International recognition for ACU research excellence

Published: Monday 25th May 2015

Professor Herb Marsh and Dr Sarah Marshall from ACU’s Institute for Positive Psychology and Education (IPPE) have been recognized glogally for their research excellence.

Ludwig-Maximilians-University in Munich will give Professor Marsh an Honorary Doctorate while Dr Marshall won the Dr. Sybil Eysenck Young Researcher Award - a global award offered by academic publishing company Elsevier.

Professor Marsh will attend the Academic Ceremony in Munich hosted by the University’s Faculty of Psychology and Education on 18 September and will deliver the key note lecture titled: “Academic Self-concept: Cornerstone of a Revolution in the Positive Psychology of Education”.  

“There is a positive psychology revolution sweeping educational psychology, one that emphasizes how healthy, normal and exceptional students can get the most from education,” Professor Marsh said.

“Positive self-beliefs are at the heart of this revolution. My self-concept research program represents a substantive-quantitative synergy, applying and developing new quantitative approaches to better address substantive issues with important policy implications.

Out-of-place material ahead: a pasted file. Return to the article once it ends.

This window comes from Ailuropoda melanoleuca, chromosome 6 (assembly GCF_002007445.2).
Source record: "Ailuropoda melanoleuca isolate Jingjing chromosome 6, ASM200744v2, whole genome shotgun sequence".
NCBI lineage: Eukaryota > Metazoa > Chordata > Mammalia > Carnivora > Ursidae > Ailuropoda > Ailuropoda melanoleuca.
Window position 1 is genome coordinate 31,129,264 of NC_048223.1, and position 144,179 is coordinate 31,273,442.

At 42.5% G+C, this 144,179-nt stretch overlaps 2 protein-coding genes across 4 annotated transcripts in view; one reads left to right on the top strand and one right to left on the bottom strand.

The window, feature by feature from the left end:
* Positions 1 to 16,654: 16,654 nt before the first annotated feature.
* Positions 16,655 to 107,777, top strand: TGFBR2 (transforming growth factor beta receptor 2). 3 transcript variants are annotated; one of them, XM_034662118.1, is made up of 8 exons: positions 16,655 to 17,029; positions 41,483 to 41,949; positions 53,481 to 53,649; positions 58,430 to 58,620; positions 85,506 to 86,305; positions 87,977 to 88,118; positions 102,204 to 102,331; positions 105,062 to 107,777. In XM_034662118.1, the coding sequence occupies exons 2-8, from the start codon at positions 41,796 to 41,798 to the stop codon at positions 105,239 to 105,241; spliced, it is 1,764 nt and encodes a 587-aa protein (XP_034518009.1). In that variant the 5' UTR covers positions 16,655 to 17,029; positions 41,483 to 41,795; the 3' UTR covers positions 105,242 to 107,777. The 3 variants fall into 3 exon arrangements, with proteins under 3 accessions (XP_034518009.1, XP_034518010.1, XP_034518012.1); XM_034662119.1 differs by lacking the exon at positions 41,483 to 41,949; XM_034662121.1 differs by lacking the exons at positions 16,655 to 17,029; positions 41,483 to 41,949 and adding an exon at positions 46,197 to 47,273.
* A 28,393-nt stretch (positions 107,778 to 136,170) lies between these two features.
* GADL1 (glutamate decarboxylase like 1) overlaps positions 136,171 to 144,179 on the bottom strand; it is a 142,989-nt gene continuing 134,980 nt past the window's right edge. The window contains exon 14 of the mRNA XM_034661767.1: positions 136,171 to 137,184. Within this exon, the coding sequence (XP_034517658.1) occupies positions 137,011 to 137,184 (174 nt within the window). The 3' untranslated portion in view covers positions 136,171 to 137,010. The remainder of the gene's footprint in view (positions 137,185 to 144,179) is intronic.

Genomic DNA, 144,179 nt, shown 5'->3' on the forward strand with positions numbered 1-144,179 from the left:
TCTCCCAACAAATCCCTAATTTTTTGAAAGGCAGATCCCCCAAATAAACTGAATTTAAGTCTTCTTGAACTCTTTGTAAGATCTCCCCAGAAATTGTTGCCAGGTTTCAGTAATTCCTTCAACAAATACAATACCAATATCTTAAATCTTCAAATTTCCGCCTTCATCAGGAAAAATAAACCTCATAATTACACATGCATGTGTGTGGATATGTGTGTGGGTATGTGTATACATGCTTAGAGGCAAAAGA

“My purpose is to provide an overview of my self-concept research in which I address diverse theoretical and methodological issues with practical implications for research, policy and practice.”

Dr Marshall was part of a team who wrote the paper, “Self-compassion protects against the negative effects of low self-esteem: A longitudinal study in a large adolescent sample”.

The team focused on self-compassion, which involves accepting self-doubt, negative self-evaluations and adversity as part of the human condition.

In a longitudinal study of 2448 Australian adolescents, the team assessed how self-esteem interacted with self-compassion in Grade 9 to predict changes in mental health over the next year.

As hypothesized, self-compassion moderated the influence of self-esteem on mental health. Amongst those high in self-compassion, low self-esteem had little effect on mental health, suggesting a potentially potent buffering affect.

The paper discusses the possibility that fostering self-compassion among adolescents can reduce their need for self-esteem in situations that elicit self-doubt.